For a while now, users have had the ability to mention each other by doing it Twitter-style—typing @[username], which brings up a pop-up of the user in question, similar to Twitter’s mentions. Here’s what this looks like in action :
But wait—Tumblr users already had this ability. So what’s new? Today, according to information Tumblr provided to Mashable and later posted on its staff account, Tumblr actually implemented notifications for these kinds of mentions. Now Tumblr will alert users when someone mentions them, even if they’re not reblogging your post.
The notifications show up on your Activity page, itself a recent addition to Tumblr that makes it easier for users to see and follow communication. Here’s what that looks like:
Pretty cool, right?
The notifications also show up on your Tumblr dashboard stream, but if you’re following lots of users who update frequently, you’re probably not going to see them. There’s a chance that notifications will get lost on high-traffic Activity pages as well—but at least that’s one problem we’re pretty sure XKit Guy can fix for us.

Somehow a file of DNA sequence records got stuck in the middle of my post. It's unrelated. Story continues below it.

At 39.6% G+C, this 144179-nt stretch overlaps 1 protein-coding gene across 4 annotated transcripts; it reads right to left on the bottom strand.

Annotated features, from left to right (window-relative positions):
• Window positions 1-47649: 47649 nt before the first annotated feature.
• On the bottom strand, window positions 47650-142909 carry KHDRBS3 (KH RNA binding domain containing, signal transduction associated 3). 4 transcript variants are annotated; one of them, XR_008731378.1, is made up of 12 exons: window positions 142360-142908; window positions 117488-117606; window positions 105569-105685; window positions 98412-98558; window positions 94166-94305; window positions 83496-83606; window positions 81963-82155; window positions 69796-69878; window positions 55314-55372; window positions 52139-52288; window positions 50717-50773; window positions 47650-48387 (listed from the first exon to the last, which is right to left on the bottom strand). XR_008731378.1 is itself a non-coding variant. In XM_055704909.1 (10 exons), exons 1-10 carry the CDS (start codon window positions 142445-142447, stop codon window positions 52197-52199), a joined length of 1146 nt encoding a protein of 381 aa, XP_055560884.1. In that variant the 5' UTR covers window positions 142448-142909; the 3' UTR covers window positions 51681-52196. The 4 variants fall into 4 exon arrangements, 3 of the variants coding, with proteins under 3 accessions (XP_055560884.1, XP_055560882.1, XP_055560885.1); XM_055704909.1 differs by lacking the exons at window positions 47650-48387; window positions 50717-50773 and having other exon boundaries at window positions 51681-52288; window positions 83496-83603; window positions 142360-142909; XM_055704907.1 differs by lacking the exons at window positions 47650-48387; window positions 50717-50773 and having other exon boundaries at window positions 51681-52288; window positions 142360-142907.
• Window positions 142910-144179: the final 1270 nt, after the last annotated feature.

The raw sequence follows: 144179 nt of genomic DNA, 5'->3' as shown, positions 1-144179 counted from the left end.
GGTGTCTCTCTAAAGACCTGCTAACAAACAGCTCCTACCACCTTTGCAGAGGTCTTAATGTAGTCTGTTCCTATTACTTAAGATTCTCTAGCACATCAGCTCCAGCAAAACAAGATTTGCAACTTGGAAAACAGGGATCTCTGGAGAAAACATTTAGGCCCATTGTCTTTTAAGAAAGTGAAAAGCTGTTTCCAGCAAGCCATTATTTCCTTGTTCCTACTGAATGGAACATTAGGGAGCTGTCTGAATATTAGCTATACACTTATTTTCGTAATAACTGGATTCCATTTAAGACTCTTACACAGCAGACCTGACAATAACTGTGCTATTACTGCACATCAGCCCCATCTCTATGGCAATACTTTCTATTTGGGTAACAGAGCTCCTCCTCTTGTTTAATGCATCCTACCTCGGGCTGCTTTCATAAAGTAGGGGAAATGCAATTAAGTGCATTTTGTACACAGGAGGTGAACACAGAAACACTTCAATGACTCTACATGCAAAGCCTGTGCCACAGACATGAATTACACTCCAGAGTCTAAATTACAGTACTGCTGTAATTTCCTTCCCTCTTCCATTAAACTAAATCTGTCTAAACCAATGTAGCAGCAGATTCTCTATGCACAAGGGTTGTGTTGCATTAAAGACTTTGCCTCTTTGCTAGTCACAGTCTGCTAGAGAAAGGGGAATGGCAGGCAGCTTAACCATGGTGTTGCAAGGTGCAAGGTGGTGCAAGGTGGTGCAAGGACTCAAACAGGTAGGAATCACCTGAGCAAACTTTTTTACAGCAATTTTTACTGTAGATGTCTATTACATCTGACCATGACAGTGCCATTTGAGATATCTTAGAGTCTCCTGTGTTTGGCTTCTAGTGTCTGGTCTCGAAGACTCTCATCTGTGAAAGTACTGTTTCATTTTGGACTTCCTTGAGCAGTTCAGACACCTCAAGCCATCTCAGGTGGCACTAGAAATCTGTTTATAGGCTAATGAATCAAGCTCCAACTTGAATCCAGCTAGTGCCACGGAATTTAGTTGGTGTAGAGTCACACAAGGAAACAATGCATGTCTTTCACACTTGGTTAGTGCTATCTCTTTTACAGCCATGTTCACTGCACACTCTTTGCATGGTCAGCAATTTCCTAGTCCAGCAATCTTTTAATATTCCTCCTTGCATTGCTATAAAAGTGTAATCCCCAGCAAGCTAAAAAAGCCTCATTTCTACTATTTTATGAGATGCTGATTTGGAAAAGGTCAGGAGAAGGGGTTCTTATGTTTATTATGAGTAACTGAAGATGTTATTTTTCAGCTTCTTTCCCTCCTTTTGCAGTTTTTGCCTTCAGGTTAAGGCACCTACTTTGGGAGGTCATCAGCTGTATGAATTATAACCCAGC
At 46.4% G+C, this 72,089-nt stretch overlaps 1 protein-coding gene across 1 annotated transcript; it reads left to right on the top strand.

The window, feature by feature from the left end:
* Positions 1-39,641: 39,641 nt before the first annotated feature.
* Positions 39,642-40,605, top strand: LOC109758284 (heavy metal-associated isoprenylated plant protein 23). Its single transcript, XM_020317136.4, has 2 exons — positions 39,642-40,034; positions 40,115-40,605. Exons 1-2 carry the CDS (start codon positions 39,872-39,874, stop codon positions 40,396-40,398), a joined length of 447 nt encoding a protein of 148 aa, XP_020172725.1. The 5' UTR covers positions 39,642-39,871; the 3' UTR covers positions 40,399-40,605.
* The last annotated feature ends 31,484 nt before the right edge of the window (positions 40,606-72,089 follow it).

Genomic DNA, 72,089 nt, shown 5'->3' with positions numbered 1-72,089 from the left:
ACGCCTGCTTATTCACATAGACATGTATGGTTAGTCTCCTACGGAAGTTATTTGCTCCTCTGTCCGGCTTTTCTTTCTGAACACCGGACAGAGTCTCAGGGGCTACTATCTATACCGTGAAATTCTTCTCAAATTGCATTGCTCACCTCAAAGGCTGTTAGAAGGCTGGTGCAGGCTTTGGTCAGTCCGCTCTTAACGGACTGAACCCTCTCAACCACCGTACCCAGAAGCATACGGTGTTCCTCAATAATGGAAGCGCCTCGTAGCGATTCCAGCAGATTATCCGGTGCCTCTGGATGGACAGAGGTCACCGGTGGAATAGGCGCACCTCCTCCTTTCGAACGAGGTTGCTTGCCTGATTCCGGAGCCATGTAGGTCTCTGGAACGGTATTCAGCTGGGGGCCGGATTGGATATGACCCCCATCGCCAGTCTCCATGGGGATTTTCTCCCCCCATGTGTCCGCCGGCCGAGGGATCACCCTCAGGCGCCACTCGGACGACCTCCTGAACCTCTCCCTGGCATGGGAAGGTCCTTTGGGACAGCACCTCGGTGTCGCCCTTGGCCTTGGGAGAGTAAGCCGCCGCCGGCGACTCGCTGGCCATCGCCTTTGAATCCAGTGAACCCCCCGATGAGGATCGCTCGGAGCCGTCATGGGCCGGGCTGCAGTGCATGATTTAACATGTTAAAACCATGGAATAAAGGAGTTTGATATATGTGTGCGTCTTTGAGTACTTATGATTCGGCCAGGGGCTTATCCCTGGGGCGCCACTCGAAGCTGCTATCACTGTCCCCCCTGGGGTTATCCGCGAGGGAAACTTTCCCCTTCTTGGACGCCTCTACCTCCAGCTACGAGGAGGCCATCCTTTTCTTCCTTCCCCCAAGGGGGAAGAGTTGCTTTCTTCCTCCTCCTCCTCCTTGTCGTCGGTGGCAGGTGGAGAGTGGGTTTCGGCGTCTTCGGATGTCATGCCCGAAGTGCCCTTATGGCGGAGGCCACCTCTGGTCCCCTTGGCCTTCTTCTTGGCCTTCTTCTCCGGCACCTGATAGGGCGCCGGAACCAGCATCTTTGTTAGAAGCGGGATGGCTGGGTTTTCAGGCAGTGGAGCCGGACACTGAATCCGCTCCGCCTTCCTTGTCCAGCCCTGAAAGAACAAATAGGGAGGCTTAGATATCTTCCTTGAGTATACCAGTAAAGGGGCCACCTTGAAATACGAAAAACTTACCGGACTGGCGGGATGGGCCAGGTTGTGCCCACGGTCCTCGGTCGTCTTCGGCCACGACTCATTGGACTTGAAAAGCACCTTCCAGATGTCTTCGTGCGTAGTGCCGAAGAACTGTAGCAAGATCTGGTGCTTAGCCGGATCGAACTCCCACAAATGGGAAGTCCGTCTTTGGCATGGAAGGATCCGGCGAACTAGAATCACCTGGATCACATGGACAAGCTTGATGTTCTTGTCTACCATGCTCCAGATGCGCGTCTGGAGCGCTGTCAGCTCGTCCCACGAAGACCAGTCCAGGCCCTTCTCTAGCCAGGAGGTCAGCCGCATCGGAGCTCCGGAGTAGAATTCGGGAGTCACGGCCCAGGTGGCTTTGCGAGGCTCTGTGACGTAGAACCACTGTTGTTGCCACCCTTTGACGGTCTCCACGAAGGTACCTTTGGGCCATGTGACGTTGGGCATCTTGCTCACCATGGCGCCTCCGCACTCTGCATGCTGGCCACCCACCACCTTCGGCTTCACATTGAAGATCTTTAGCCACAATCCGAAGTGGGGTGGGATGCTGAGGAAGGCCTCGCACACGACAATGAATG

The real question is whether this will actually change the way Tumblr users operate. In the face of Tumblr’s many daunting communication hurdles, including the difficulty of following threads of discussion across the site, Tumblr users have already evolved their own way of mentioning each other: tagging one another’s usernames in their posts.
Simple enough, right? But this method only works under a few circumstances: Your post can’t be a reblog of someone else’s, since Tumblr only tracks tags on original posts. You must include the username in the first five tags you use, since Tumblr only catalogues the first five. And if your username is a generic word like mine is, good luck finding a mention that actually is meant for you in the middle of all the conversation about other things.
I for one eagerly welcome our new Tumblr mentions. If Tumblr succeeds in actually making this update clear to the userbase, it will be a tiny, but instrumental step forward in its attempts to keep users’ conversations from getting lost in the noise of all those notes.
Photo via scottjackson/Flickr